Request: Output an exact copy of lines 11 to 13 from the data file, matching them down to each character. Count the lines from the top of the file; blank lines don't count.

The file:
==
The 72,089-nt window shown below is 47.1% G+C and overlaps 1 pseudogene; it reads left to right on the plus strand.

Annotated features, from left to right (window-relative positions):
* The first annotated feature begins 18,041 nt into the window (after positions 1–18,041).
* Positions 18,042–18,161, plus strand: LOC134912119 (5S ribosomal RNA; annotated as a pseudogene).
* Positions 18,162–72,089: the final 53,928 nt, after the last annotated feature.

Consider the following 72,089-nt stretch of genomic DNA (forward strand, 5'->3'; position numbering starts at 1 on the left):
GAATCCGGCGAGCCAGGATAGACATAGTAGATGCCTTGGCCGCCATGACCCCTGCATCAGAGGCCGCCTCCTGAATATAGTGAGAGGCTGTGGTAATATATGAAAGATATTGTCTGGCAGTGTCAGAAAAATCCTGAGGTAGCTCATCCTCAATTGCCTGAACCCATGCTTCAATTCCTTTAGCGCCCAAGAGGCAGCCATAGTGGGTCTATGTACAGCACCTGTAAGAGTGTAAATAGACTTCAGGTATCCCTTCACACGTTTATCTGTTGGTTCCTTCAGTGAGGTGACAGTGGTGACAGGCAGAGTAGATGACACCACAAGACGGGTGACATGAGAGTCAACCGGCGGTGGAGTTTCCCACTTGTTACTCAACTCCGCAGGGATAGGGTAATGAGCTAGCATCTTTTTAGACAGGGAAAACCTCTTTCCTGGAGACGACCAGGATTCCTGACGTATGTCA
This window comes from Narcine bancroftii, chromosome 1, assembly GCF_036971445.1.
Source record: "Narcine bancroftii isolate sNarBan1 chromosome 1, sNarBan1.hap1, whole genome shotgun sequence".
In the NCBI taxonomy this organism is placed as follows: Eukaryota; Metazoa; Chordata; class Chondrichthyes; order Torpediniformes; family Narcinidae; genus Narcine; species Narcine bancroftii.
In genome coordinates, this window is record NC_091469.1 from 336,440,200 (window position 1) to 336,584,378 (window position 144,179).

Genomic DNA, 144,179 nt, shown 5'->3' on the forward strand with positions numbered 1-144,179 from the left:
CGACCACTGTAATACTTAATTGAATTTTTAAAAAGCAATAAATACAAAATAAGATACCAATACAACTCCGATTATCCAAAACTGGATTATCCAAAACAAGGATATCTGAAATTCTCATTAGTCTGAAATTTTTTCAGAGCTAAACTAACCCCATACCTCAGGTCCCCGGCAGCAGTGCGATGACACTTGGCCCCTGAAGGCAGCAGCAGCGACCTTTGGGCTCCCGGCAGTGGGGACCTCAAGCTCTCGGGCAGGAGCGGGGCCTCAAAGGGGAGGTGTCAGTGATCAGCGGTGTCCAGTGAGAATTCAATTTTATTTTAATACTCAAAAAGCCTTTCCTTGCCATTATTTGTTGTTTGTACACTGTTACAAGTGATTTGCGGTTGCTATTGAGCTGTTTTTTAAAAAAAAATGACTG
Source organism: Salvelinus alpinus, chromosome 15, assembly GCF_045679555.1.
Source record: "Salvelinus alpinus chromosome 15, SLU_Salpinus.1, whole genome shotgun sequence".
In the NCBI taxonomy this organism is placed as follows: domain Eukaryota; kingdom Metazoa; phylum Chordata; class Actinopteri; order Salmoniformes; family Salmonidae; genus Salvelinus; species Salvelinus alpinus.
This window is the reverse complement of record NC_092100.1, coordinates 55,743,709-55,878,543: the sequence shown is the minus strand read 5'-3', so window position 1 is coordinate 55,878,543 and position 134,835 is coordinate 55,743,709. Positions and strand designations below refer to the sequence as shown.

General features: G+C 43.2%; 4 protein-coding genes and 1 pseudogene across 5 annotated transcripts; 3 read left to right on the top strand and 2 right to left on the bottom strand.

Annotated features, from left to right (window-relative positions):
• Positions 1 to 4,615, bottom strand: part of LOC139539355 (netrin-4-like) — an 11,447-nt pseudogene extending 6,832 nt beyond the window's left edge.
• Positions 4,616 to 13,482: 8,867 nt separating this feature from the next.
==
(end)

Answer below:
In genome coordinates, this window is record NC_091469.1 from 336,440,200 (window position 1) to 336,584,378 (window position 144,179).

Genomic DNA, 144,179 nt, shown 5'->3' on the forward strand with positions numbered 1-144,179 from the left:
CGACCACTGTAATACTTAATTGAATTTTTAAAAAGCAATAAATACAAAATAAGATACCAATACAACTCCGATTATCCAAAACTGGATTATCCAAAACAAGGATATCTGAAATTCTCATTAGTCTGAAATTTTTTCAGAGCTAAACTAACCCCATACCTCAGGTCCCCGGCAGCAGTGCGATGACACTTGGCCCCTGAAGGCAGCAGCAGCGACCTTTGGGCTCCCGGCAGTGGGGACCTCAAGCTCTCGGGCAGGAGCGGGGCCTCAAAGGGGAGGTGTCAGTGATCAGCGGTGTCCAGTGAGAATTCAATTTTATTTTAATACTCAAAAAGCCTTTCCTTGCCATTATTTGTTGTTTGTACACTGTTACAAGTGATTTGCGGTTGCTATTGAGCTGTTTTTTAAAAAAAAATGACTG